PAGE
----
Devil’s in the Details: Devil Ark Discovers the True Taz

February 28, 2017

When The Looney Tunes Show debuted Taz on its eighth episode, it depicted an animal drawn to chaos and driven by a destructive temper, often resulting in a hurricane-like tailspin. Although clearly a fictional character, these features became the prevailing perception of the entire species. Tasmanian Devils certainly have a chaotic side, biting and scratching Read more

Newly discovered frog species named after GWC’s Robin Moore

February 22, 2017

There’s no doubt about it: Even though Robin Moore’s recent namesake is teeny tiny, it represents a giant honor. Indian amphibian biologist SD Biju recently named one of seven newly discovered frogs after GWC’s communications director: Robin Moore’s Night Frog (Nyctibatrachus robinmoorei). At a mere 12.2-mm, Robin Moore’s Night Frog is one of the smallest Read more

Q&A with GWC’S new Director of Key Biodiversity Areas and Species Assessment

February 16, 2017

Last year GWC became one of 11 organizations to join the Key Biodiversity Area Partnership aimed at identifying, mapping, monitoring and conserving the most important sites for species and ecosystems on earth. That’s why we were especially excited to bring on board this year our new director of key biodiversity areas and species assessment, Dr. Read more

Q&A With GWC’s New Data and Metrics Manager

February 11, 2017

In January we were thrilled to welcome our new data and metrics manager, Carrie Stengel, to Global Wildlife Conservation’s growing team. Carrie visualizes programmatic and species conservation data for a range of purposes and audiences. She will help GWC focus on creating efficient systems of collecting monitoring and evaluation data to determine and track conservation Read more

Q&A With GWC’s New Director of Protected Area Management

January 30, 2017

This month we welcomed Mike Appleton to the GWC team as GWC’s director of protected area management. Mike focuses on applied, area-based conservation, building on scientific findings to achieve conservation results on the ground. This includes helping governments identify and establish protected areas, creating legal frameworks and systems of governance, developing management strategies and plans, Read more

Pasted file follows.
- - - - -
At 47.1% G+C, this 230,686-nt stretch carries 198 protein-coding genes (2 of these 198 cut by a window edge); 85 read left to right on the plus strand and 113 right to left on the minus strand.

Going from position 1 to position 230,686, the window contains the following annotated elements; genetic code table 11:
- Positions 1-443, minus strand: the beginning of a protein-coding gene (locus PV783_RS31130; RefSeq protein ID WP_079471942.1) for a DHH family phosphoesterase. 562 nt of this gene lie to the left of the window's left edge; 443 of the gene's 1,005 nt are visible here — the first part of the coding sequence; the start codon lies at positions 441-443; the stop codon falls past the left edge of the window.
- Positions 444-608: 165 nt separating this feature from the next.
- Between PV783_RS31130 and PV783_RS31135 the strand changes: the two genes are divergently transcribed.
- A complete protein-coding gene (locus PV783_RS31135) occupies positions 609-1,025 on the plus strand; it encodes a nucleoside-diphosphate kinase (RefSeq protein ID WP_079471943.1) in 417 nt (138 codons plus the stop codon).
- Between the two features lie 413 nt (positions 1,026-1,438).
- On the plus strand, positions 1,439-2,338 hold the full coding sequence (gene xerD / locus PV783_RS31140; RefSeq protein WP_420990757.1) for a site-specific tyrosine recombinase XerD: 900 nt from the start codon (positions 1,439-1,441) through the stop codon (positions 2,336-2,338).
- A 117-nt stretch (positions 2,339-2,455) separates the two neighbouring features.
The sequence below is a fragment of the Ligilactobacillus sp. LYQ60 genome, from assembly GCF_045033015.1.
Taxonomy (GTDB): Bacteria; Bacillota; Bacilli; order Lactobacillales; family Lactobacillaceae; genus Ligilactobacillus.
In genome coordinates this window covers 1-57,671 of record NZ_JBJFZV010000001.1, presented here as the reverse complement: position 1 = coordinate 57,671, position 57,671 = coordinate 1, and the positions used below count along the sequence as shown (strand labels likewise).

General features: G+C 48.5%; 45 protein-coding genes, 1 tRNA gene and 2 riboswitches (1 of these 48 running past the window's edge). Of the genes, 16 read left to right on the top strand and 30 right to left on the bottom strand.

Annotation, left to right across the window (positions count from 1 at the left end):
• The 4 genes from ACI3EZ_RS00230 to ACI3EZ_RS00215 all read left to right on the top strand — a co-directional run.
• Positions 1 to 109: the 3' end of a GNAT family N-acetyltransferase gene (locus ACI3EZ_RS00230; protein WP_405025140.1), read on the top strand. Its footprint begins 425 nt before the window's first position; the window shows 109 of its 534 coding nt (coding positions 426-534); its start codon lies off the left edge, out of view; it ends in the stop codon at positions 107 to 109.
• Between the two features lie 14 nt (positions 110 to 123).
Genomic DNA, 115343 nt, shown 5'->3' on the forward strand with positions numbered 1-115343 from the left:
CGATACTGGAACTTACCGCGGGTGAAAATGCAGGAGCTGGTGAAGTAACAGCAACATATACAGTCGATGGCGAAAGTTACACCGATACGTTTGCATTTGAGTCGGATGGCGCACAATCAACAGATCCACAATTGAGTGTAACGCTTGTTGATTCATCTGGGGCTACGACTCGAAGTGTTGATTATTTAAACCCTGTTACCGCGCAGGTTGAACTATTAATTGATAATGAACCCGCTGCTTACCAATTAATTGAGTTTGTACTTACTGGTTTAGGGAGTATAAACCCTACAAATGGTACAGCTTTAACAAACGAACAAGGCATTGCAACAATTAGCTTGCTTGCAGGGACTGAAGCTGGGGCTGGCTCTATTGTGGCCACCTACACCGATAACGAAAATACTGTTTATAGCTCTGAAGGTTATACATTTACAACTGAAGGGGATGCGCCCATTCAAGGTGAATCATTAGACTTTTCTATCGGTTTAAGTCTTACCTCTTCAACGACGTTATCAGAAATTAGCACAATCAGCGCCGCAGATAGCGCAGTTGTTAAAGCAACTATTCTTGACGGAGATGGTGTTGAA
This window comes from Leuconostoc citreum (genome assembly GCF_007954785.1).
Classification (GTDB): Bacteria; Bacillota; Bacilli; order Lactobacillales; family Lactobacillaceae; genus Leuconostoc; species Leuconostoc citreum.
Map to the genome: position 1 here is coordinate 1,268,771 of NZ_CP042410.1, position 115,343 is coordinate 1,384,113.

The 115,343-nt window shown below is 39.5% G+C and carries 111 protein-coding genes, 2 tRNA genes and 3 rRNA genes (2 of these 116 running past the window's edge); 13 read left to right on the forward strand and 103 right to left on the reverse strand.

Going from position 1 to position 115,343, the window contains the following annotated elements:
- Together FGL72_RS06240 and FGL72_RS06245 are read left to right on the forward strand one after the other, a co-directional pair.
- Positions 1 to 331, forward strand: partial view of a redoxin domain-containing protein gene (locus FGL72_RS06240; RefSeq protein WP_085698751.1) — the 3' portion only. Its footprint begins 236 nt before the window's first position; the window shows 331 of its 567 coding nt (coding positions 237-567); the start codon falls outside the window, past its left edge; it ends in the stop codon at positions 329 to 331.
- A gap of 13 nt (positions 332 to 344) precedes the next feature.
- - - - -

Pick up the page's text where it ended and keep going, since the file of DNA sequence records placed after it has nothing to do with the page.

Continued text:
Q&A with Big Year Record Holder John Weigel

January 19, 2017

In 2016, Devil Ark board member and GWC collaborator John Weigel twitched and ticked through North America trying to break the record for most birds seen in a year. He was Birding for Devils, raising awareness and funds for Devil Ark. Not only did he shatter the former record by 34 birds, but he beat Read more

Q&A with Wildlife Artist Dao Van Hoang

December 8, 2016

Very few individuals in the world have been fortunate to lay eyes on an Annamite-striped Rabbit, a unique rabbit with stripes like a tiger, only discovered by science in Southeast Asia in the mid-90s. Among them, however, is GWC associate conservation scientist Andrew Tilker, and thanks to his friend artist Dao Van Hoang, Tilker will Read more

Meeting launches protected areas monitoring program in Chile

November 28, 2016

Researchers have been using camera traps to monitor Andean Cats in Northern Chile for the past 12 years. Last week conservationists, including GWC’s program manager of Wild Cat Conservation, Jim Sanderson, met at Universidad Católica de Temuco in Chile to launch a monitoring program for the country’s entire system of protected areas (SNASPE). Jim presented Read more

Giving Thanks: For a Wild World

November 22, 2016

To say that our tiny blue and green speck of a planet is remarkable would be an understatement. We have frogs that can shape shift, opossums that can self-immunize, snakes that can fly (without planes!), deep-sea creatures that light their own way, wolves that walk on stilts, cats that can run up to 60 mph Read more

Hope in the Face of 10,000 Deaths

October 27, 2016

Help save the Titicaca Water Frog: Make a donation to AmphibianArk’s GoFundMe page When amphibian conservation biologist Arturo Muñoz describes the 2015 die-offs of the Titicaca Water Frog (Telmatobius culeus) on the Bolivian side of Lake Titicaca, the details are grim: Dead frogs floating belly up in the shallow water as gulls pick them off Read more